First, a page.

Say what you like about its headliners, the infamous mud, terrible toilets and eye watering ticket price, in terms of line-up, atmosphere, good will and sheer size, Glastonbury is still by far and away the greatest festival this country has to offer. As soon as others try to reproduce elements of its extroverted, bohemian personality, Glastonbury comes back fighting with something even more outlandish to balance out its 43-year-old hippy roots.
But of course there’s always something for cynics to moan about; this year it was the age of the big name acts – were there no newer bands to be booked? Of course, if you looked away from the Pyramid Stage, there was a wealth of exciting young talent to be found in the John Peel tent and The Park, but it seemed the larger the stage, the larger the birthday cake needed for its performers. And, as if to give credence to those who mocked the aged bill, it was those acts that shined.
Even without the Rolling Stones, who attracted the biggest ever Pyramid Stage audience, this was definitely a vintage year for vintage performers.
Portishead’s Friday night headline slot on the Other Stage – while Arctic Monkeys took to the Pyramid and Chic pulled a blinder at West Holts – was surely a highlight for all those who witnessed it. An eerie glimpse at their slim back catalogue – just three albums in almost two decades – their mid 90s output, Sour Times, Roads and Glory Box, got the most vocal reaction, followed by stunned silence for The Rip and Wandering Star. It never felt dated – even the trip hop overlays felt so very now, helped in no small part by a stage backdrop that included a red eyed, demonic image of David Cameron. It was achingly dark – until Beth Gibbons broke the spell with her only words of the night, following closer We Carry On, muttering demurely: “I hope it was ok…”
Earlier on Friday saw Haim reaping the benefit of their BBC Sound of 2013 award, with the first of several appearances throughout the festival – including as Primal Scream’s backing singers – on the Pyramid Stage. The sisters’ cheekiness and enthusiasm was contagious, and they won the early crowd over – with many singing along by the end of Falling – despite a break in the set when Este had to sit down during Go Slow, her diabetes apparently getting the better of her. Over on the West Holts stage, Goat took a while to get going but when they did, it was the perfect soundtrack to a sun-drenched Glastonbury afternoon. Mashing tribal sounds with funk and high pitched, chanted vocals, the crowd was equal parts chin-stroking world music fans and cider-fuelled dancers.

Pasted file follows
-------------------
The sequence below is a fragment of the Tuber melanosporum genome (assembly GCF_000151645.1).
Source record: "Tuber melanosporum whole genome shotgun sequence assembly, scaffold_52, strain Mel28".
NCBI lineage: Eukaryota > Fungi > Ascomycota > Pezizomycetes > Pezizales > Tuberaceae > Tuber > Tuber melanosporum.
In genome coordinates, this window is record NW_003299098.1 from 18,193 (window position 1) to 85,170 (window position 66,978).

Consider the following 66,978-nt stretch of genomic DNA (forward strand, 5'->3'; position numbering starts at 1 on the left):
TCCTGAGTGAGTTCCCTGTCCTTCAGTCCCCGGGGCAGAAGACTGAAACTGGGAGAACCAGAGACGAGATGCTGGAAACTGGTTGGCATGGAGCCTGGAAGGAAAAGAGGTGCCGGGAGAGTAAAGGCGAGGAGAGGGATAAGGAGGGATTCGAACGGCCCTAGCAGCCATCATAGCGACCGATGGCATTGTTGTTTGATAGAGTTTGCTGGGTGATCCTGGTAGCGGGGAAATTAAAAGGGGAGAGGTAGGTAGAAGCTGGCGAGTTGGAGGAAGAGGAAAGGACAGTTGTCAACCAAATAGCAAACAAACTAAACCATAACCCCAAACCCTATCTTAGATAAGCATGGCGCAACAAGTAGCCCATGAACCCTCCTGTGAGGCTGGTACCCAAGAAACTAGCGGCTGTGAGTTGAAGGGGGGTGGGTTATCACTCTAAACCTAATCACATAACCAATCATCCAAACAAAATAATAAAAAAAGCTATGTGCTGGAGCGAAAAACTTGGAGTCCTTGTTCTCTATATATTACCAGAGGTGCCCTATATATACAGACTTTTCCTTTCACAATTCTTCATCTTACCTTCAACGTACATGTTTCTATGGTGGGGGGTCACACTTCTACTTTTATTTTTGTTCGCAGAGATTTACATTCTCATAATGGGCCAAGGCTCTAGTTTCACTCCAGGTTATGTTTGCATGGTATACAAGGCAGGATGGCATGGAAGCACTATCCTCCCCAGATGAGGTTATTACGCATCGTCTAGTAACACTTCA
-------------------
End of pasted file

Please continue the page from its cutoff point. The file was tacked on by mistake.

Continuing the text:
Saturday saw Billy Bragg take a break from curating the Leftfield tent, which continues to combine protest songs with debate led by political heavyweights (topics for discussion this year included The next election, What can we learn from European response to austerity? and Feminism – the unfinished revolution), for an appearance on the Pyramid. With the same easy confidence as when he’s playing to a couple of hundred people in a pub, he revelled in an audience ready and willing to listen to his calls to action. He rattled through a set of old – Sexuality, A New England, Waiting For The Great Leap Forwards – and new – Handman Blues, No One Knows Nothing Anymore – if anyone personifies the earnest, crustier left edges of Glastonbury, it’s Bragg, and he looked perfectly at home.
Over at the John Peel tent, Toy brought their brand of psychedelic post punk to a drifting crowd, while over at West Holts, Canadians BadBadNotGood’s blend of jazz and hiphop played a twisted homage to tracks including a brilliant cover of TNGHT’s Bugg’n.